Since I'm hosting my own web services on a small number of servers, I really want to be able to do so with the simplest, widest supported tooling available. For me, that consists of running nearly everything with Docker and keeping as much config as possible in Docker Compose.

So far this has been a spectacularly simple way to configure and schedule long-running services. All my services sit in a single repo with their configuration and running docker-compose is all I need to start, stop, or even update any of my services.

I use Traefik as a reverse proxy, which allows each service to configure its own routes using container labels. Everything required to run, monitor, and backup is in a neat little bundle.

Until it's not...

Let's Encrypt!

Recently, I decided I wanted to switch away from a self-signed certificate for my home network to a certificate from Let's Encrypt. To do that without exposing any of my private network services to the public, I needed perform a DNS challenge for generating a star cert. This is something that Traefik actually does support as well, but there are complications with my specific configuration.

I have some services forwarded publically, and others are not. This can be handled explitly blocking/whitelisting IP addresses at a service level, but that's very tedious and could result in misconfiguring something. The way I chose to do it is by creating a new entrypoint on a different port for public access. I then expose this port via forwarding from my router and the other, internal only, port stays protectected. If I want a service available from the public internet, I just add that entrypoint to the servie and it's done.

Wait... But why scheduled jobs?

Unfortunately with Traefik I'm unable to use an auto generated certificate for multiple entrypoints.

To work around this, I figured I could generate my own star cert in another container and then tell Traefik to use that cert for both entrypoints. I only need to make sure that the cert is renewed every couple months to keep it from lapsing.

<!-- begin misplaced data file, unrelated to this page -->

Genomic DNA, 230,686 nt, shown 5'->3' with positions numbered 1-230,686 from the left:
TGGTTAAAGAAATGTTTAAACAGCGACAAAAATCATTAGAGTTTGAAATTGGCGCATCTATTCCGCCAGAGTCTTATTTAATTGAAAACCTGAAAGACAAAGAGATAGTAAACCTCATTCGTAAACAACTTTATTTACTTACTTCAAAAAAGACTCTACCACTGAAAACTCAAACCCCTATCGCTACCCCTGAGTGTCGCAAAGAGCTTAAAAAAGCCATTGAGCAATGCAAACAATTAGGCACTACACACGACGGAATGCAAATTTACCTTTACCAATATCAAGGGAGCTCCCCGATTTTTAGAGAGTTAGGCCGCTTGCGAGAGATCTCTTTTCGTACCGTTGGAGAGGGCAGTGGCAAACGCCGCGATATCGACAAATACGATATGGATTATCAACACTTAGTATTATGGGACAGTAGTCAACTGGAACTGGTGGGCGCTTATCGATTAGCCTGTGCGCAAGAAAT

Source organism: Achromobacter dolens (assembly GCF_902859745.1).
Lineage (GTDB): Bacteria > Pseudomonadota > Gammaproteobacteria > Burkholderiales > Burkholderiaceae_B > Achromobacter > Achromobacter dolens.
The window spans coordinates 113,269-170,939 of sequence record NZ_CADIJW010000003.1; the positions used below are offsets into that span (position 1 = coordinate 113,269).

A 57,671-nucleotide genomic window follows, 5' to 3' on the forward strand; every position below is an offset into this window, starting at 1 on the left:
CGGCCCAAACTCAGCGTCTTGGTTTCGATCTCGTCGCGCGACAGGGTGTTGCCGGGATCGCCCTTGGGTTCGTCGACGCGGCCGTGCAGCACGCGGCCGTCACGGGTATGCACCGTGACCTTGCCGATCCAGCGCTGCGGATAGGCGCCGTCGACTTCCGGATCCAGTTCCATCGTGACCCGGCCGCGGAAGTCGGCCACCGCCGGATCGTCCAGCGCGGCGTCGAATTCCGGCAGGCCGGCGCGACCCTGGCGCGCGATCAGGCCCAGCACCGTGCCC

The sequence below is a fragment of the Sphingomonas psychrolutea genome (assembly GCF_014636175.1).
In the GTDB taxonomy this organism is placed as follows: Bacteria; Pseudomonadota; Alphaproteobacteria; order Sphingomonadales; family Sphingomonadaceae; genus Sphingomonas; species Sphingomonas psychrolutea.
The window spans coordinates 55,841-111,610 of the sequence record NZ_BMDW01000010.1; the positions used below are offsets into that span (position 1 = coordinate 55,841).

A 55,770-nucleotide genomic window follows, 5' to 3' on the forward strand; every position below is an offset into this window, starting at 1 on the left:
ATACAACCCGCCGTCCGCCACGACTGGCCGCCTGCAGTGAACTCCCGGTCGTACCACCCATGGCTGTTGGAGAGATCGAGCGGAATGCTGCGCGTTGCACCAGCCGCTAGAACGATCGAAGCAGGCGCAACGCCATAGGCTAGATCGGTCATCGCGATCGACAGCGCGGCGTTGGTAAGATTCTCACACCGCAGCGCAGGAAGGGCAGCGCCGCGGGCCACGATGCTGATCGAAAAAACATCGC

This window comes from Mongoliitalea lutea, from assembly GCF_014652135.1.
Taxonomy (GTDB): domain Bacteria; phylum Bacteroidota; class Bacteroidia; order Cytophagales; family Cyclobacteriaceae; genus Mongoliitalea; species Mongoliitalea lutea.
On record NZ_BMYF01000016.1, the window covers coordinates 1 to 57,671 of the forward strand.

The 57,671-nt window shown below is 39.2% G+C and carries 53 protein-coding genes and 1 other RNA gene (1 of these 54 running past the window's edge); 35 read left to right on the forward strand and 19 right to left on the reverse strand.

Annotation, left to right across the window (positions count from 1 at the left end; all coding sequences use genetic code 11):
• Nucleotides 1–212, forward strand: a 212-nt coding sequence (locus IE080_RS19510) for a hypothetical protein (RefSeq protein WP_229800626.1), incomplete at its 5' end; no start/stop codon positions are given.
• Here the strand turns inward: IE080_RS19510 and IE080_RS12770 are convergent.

This is something that Docker Compose doesn't really handle, at least out of the box. To do this I would have to bundle something like cron inside my images and schedule it using some environment variables (as done with docker-duplicity-cron), or give up and schedule with an external tool like the system cron or Yelp's Tron.

Well shoot. That would make my setup much less tidy! At this point I started looking for something that would, like Traefik, inspect my containers for scheduling instructions. I found nothing.

Enter Dockron

Dockron (Github mirror) (Docker Hub) is a simple way to execute short-running containers on a schedule via Docker labels using minimal configuration.

Deploy Dockron to your server (with access to a Docker socket) and then start a new, short-running container with a schedule specified in a label. For example docker run -l dockron.schedule="* * * * *" busybox echo hello and watch your logs. Every second, your container will start up again and exit.

It's that simple! Now long running and batch containers can be deployed in a single, self-bootstrapping, bundle to any of my hosts.

Future plans

As with Minitor, I plan to keep Dockron a very simple tool with minimal features. I hope to add (or accep ta PR) for things like retries or error handling, but if you want built in alerting or scheduling dependent jobs, this is probably not for you.